Advanced Computing in the Age of AI | Tuesday, May 17, 2022

Kubernetes Adds API, Windows Upgrades 

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As the de facto standard Kubernetes cluster orchestrator moves deeper into enterprise IT infrastructure, version updates are coming a faster pace. The third release in 2019 comes with a grand total of 31 “enhancements” in various stages of production readiness ranging from “alpha” to “stable.”

Many of the latest upgrades target API management and Windows-based containers, allowing Windows workloads to be attached to existing cluster much in the same way as Linux nodes.

Kubernetes 1.16 released on Wednesday (Sept. 18) emphasizes the general availability of custom resource definitions (CRD) used to extend orchestrator capabilities by specifying storage and other resources. “The hard-won lessons of API evolution in Kubernetes have been integrated,” developers noted. “As we transition to [general availability], the focus is on data consistency for API clients.”

The addition of CRD and other API development tools “are enough to build stable APIs that evolve over time, the same way that native Kubernetes resources have changed without breaking backwards-compatibility,” they added.

Upstream Kubernetes contributors such as Google (NASDAQ: GOOGL) and Red Hat helped marshal the resource manager to production. CRDs “are a main extension point for building cloud native applications on Kubernetes,” the IBM (NYSE: IBM) unit said in a blog post. Red Hat has supported CRDs in recent releases of OpenShift and expects to integrate the latest Kubernetes enhancements into its container application platform.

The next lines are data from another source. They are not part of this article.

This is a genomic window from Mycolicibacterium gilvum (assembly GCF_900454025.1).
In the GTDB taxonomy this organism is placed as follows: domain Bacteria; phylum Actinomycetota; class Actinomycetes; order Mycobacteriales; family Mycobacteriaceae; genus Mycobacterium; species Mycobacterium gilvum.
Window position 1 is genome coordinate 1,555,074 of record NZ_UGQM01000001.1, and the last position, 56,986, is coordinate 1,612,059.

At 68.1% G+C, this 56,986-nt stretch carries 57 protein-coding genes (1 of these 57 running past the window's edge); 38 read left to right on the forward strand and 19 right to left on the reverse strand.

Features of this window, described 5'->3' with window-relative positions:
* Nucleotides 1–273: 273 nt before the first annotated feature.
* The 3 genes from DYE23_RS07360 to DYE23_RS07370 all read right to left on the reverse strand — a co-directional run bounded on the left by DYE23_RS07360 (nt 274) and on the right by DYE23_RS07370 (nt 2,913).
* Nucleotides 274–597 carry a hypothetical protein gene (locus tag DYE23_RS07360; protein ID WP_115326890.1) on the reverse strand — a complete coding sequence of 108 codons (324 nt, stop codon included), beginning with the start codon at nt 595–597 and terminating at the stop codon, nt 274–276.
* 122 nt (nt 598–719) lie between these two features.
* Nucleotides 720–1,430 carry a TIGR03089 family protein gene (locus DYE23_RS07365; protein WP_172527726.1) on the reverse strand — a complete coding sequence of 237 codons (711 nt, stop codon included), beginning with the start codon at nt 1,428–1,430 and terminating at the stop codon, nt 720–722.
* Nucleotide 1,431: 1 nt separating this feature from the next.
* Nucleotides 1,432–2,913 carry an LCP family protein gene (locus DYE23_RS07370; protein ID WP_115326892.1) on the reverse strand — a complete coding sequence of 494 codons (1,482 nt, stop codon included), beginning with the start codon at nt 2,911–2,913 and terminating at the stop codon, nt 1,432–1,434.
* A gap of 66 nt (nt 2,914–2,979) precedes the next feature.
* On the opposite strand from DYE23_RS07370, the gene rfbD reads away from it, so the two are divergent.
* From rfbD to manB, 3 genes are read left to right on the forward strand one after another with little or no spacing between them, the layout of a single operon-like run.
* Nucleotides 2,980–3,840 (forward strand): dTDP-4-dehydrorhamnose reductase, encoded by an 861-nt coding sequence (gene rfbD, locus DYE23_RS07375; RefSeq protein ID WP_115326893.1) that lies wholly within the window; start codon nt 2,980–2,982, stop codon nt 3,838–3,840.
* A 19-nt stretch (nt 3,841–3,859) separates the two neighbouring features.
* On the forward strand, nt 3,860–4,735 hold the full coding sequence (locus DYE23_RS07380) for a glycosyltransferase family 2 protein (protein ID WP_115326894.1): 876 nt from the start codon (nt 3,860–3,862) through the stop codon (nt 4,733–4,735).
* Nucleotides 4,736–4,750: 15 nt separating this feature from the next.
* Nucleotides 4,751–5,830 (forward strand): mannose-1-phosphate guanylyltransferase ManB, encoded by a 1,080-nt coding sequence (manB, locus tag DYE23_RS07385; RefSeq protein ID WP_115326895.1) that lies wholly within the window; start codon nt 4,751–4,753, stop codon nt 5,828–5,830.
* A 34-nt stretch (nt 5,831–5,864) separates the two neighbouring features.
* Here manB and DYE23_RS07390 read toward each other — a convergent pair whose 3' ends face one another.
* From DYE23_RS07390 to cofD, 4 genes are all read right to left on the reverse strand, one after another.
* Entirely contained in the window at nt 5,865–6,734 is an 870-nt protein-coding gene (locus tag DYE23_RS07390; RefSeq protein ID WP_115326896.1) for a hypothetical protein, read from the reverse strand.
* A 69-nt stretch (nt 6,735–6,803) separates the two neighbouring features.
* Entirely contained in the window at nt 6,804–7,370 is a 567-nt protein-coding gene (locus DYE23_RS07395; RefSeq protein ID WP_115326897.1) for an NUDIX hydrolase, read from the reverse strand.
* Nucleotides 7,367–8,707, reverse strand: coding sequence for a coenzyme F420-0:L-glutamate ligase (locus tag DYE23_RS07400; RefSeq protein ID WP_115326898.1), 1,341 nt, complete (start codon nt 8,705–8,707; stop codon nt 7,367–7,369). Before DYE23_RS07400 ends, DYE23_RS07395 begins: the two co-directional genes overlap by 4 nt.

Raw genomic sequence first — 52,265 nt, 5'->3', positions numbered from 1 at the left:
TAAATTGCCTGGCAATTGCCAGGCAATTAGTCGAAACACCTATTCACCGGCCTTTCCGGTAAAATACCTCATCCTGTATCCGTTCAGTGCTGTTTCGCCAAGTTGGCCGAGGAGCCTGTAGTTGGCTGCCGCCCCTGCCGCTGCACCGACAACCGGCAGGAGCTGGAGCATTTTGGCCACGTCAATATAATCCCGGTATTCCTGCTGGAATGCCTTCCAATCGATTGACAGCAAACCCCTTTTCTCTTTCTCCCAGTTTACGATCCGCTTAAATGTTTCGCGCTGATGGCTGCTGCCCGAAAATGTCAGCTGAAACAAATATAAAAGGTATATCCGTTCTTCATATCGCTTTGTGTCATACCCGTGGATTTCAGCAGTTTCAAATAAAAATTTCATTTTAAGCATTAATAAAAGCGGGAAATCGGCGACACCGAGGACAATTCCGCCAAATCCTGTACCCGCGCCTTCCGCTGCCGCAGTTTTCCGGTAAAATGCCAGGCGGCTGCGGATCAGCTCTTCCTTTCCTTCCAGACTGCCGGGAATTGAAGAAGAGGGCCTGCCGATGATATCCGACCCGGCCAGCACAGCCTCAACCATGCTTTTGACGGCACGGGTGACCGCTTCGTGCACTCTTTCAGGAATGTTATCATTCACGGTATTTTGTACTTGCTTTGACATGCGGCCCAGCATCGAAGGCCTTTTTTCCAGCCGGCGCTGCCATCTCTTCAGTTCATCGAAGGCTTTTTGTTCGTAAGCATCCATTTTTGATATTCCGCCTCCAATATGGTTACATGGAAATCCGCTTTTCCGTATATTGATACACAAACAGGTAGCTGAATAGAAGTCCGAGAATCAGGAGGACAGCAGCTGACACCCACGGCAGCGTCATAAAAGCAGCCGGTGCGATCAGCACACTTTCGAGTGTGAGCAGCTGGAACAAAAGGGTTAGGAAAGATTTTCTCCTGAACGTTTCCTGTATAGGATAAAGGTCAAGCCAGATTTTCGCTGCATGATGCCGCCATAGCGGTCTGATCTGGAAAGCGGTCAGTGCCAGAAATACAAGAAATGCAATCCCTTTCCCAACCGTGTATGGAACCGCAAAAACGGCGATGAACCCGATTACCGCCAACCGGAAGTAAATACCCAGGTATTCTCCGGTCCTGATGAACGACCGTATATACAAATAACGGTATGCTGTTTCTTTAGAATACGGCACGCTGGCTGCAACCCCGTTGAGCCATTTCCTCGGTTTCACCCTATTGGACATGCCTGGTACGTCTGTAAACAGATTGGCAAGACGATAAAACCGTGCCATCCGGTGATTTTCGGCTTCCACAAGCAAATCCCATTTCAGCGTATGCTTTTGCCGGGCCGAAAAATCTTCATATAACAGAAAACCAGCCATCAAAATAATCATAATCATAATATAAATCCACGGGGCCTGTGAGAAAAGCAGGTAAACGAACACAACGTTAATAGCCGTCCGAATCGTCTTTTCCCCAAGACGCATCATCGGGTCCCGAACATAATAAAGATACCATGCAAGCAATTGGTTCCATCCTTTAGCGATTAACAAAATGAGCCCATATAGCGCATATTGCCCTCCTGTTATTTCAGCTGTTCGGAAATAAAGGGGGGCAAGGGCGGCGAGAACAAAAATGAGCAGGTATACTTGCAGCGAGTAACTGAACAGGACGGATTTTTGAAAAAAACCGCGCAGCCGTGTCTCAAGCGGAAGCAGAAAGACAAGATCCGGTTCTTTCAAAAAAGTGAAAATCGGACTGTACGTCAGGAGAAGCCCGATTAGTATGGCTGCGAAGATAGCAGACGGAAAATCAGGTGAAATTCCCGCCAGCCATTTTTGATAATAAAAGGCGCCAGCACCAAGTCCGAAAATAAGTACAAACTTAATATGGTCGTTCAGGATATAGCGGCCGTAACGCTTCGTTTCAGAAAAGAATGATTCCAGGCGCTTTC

The latest release also includes better metrics and the ability to adjust volumes in the Kubernetes container storage interface (CSI) introduced last year. The latter allows users to automatically create storage and make it available to application containers whenever they are scheduled for production. Storage can then be deleted when no longer needed.

The Kubernetes release team said volume resizing in support of CSI would move up to beta, allowing any CSI-specified volume plugin to be adjusted.

Among the beta enhancements for Kubernetes are improved workload options for Windows-based containers, including the ability to carry a container “identity” across a network while communicating with computing and storage resources. Hence, Windows containers would gain authenticated access to those external resources, developers said.

Meanwhile, Kubernetes upgrades moving to alpha include support of the administrator tool used to create Kubernetes clusters. For example, the administrator could spin up and add a Windows node to a cluster. The alpha release also includes supports for other Windows container identity steps.

Another new feature called “Endpoint Slices” is designed to scale Kubernetes services across enterprise infrastructure. The new feature splits network endpoints into multiple resources, decreasing the amount of updated data as production scales. The result would be a 200-fold decrease in the amount of data transferred in an update.

Kubernetes 1.16 is available for download on GitHub.

Lately, security vulnerabilities have plagued the cluster orchestrator as it handles more production workloads. Most recently, a flaw in a Kubernetes server API allowed intruders to gain unauthorized access to cluster-wide custom resources via standard role-based permissions.

While the CRD enhancements announced this week do not specifically address those vulnerabilities, Kubernetes project leaders highlighted formation of a Security Audit Working Group as part of “an effort to improve the overall security of the ecosystem.”

Among the working group’s duties was identifying third-party vendors to complete a Kubernetes security audit. The Cloud Native Computing Foundation announced last month that two companies were selected: Trail of Bits and Atredis Partners.

About the author: George Leopold

George Leopold has written about science and technology for more than 30 years, focusing on electronics and aerospace technology. He previously served as executive editor of Electronic Engineering Times. Leopold is the author of "Calculated Risk: The Supersonic Life and Times of Gus Grissom" (Purdue University Press, 2016).

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